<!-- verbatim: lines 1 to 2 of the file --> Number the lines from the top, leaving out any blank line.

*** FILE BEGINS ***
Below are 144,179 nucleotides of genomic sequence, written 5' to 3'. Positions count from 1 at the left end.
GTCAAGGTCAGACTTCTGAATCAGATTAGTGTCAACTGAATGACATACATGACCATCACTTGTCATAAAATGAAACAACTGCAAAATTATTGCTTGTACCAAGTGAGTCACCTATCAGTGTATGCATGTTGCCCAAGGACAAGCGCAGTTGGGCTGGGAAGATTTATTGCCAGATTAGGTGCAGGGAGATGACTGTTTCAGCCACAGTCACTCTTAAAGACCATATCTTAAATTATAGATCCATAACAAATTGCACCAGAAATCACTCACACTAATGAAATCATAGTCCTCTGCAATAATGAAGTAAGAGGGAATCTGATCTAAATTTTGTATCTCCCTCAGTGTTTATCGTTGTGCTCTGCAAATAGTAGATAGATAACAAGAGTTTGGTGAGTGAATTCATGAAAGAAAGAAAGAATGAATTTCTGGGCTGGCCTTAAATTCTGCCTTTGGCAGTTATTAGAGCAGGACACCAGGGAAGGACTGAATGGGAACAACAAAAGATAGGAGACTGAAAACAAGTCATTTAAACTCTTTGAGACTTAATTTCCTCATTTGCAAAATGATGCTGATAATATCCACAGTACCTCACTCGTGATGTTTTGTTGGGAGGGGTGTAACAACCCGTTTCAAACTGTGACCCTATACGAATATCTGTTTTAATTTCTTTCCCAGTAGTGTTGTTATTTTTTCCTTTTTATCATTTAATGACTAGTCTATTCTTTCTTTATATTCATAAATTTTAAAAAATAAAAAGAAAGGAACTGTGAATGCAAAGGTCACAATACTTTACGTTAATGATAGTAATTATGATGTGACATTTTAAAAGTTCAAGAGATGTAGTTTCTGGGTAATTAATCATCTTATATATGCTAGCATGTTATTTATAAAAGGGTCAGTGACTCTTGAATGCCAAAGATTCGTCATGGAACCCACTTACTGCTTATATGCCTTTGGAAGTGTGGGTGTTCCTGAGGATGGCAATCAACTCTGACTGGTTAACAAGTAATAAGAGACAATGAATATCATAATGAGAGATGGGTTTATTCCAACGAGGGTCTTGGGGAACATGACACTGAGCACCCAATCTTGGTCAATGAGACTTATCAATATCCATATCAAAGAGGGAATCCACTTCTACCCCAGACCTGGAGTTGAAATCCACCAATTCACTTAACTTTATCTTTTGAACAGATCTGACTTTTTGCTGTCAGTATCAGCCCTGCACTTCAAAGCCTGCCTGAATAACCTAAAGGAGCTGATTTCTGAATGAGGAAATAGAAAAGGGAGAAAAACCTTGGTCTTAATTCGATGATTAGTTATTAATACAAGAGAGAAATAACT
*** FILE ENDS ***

Below are 144,179 nucleotides of genomic sequence, written 5' to 3'. Positions count from 1 at the left end.
GTCAAGGTCAGACTTCTGAATCAGATTAGTGTCAACTGAATGACATACATGACCATCACTTGTCATAAAATGAAACAACTGCAAAATTATTGCTTGTACCAAGTGAGTCACCTATCAGTGTATGCATGTTGCCCAAGGACAAGCGCAGTTGGGCTGGGAAGATTTATTGCCAGATTAGGTGCAGGGAGATGACTGTTTCAGCCACAGTCACTCTTAAAGACCATATCTTAAATTATAGATCCATAACAAATTGCACCAGAAATCACTCACACTAATGAAATCATAGTCCTCTGCAATAATGAAGTAAGAGGGAATCTGATCTAAATTTTGTATCTCCCTCAGTGTTTATCGTTGTGCTCTGCAAATAGTAGATAGATAACAAGAGTTTGGTGAGTGAATTCATGAAAGAAAGAAAGAATGAATTTCTGGGCTGGCCTTAAATTCTGCCTTTGGCAGTTATTAGAGCAGGACACCAGGGAAGGACTGAATGGGAACAACAAAAGATAGGAGACTGAAAACAAGTCATTTAAACTCTTTGAGACTTAATTTCCTCATTTGCAAAATGATGCTGATAATATCCACAGTACCTCACTCGTGATGTTTTGTTGGGAGGGGTGTAACAACCCGTTTCAAACTGTGACCCTATACGAATATCTGTTTTAATTTCTTTCCCAGTAGTGTTGTTATTTTTTCCTTTTTATCATTTAATGACTAGTCTATTCTTTCTTTATATTCATAAATTTTAAAAAATAAAAAGAAAGGAACTGTGAATGCAAAGGTCACAATACTTTACGTTAATGATAGTAATTATGATGTGACATTTTAAAAGTTCAAGAGATGTAGTTTCTGGGTAATTAATCATCTTATATATGCTAGCATGTTATTTATAAAAGGGTCAGTGACTCTTGAATGCCAAAGATTCGTCATGGAACCCACTTACTGCTTATATGCCTTTGGAAGTGTGGGTGTTCCTGAGGATGGCAATCAACTCTGACTGGTTAACAAGTAATAAGAGACAATGAATATCATAATGAGAGATGGGTTTATTCCAACGAGGGTCTTGGGGAACATGACACTGAGCACCCAATCTTGGTCAATGAGACTTATCAATATCCATATCAAAGAGGGAATCCACTTCTACCCCAGACCTGGAGTTGAAATCCACCAATTCACTTAACTTTATCTTTTGAACAGATCTGACTTTTTGCTGTCAGTATCAGCCCTGCACTTCAAAGCCTGCCTGAATAACCTAAAGGAGCTGATTTCTGAATGAGGAAATAGAAAAGGGAGAAAAACCTTGGTCTTAATTCGATGATTAGTTATTAATACAAGAGAGAAATAACT